Eco-fixers say we made a mistake, and now we should go back and make things right. We have the knowledge, we have the technology, we have the can-do-itness, they say. Let's go!
Laying the ethical or moral questions aside, there is one other factor that could halt the "let's go!" contingent: It takes a lot of work to clear out Brazilian peppers.
It's not like you can go in with 50-gallon drums of Roundup and spray away. Beside the long-term environmental damage to the soil, herbicides don't work all that well on peppers. You've really got to go in and take 'em out a tree at a time with chainsaws, shovels and picks to effectively eliminate them.
"Labor intensive" is probably putting it mildly.
I guess the best answer to the invasive species question is one of not starting. If we hadn't planted the plants in the first place, we wouldn't have to worry about what to do with 'em.
So when you're shopping for your spring gardening shrubbery, think Florida. Native plants grow well, need little water or fertilizer, are easy to maintain and look nice. What more do you need?
This is one of those stories that you hope never to witness, hope never happens to your town, but probably, unfortunately, happens more that we'd like to admit.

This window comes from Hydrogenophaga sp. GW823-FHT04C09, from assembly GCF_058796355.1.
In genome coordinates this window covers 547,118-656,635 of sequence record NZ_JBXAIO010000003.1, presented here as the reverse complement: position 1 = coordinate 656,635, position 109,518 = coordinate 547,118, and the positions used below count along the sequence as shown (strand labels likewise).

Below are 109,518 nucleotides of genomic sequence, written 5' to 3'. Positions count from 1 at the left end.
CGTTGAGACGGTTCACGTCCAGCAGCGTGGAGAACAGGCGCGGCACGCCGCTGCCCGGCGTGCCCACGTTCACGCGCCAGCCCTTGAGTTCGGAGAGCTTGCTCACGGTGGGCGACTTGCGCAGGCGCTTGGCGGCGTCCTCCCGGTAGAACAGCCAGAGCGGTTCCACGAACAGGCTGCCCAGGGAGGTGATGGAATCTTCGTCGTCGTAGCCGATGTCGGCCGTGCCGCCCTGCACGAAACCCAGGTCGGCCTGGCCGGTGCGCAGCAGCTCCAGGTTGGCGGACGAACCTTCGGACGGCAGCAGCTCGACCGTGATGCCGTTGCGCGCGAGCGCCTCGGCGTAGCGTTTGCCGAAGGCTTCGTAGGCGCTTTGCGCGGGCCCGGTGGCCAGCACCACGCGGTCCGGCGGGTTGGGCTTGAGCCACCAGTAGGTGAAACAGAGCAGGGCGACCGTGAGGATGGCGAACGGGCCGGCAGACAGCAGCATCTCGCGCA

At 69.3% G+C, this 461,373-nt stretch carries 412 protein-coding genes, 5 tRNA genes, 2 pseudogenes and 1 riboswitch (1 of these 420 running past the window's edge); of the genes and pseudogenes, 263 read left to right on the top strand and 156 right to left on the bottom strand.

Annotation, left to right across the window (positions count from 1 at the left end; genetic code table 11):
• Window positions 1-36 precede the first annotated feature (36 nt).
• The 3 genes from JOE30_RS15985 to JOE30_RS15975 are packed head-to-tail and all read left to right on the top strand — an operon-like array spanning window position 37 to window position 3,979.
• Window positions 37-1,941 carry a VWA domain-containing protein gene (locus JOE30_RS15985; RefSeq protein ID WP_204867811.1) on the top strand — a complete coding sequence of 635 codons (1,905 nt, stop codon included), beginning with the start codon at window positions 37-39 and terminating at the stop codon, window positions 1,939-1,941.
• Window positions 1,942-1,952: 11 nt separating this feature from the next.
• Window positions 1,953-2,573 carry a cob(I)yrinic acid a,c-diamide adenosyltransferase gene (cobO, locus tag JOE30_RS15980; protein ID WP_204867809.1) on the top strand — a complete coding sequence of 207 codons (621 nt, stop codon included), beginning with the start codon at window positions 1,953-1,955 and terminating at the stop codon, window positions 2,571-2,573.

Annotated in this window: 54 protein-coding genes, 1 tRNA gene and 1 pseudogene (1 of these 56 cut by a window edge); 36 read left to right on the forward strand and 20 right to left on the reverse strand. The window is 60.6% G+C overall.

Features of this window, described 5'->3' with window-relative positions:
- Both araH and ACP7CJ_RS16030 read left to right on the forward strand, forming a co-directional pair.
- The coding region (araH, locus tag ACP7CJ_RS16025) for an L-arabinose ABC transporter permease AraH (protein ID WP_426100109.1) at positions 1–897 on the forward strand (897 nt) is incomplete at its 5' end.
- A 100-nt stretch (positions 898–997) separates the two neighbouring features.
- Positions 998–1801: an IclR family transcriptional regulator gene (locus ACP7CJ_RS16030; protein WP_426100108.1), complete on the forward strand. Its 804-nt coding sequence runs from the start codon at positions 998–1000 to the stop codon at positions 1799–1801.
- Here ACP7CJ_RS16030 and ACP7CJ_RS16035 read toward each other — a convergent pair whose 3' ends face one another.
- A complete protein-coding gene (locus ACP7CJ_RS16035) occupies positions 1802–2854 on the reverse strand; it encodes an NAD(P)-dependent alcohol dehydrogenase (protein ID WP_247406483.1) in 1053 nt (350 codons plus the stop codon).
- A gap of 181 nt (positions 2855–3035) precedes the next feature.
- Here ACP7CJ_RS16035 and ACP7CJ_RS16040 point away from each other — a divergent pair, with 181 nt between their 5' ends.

Some buddies and I were at a local waterfront watering hole having a few adult beverages last week. A young couple came zipping up on a personal watercraft after a rental ride, and the proprietor of the business was there to meet them.
There was apparently one of those "oops" moments, as the craft lightly smacked into a piling. No hurt, no foul, but a bump.
The "bump" got loud as the young couple went up to settle their bill. Shouts. Bad words. My friend Bob went over to see what was going on, and came back with the report that the rental guy was hitting the young couple up for their $300 deposit to pay for the damage.
"That's ..." my other buddy Jack said, and we all trooped over to offer our comments.
Jack cut right to the chase. "I saw what went on, and if you give these people a hard time I'll rat you out," he told the watercraft proprietor, who was on the phone at the time.
"Yeah," he told the phone, "I've got these three guys giving me a hard time, they're all wearing flowered shirts," and then began to describe us. "I'm talking to the cops, man," he shouted at us all. "Don't run away."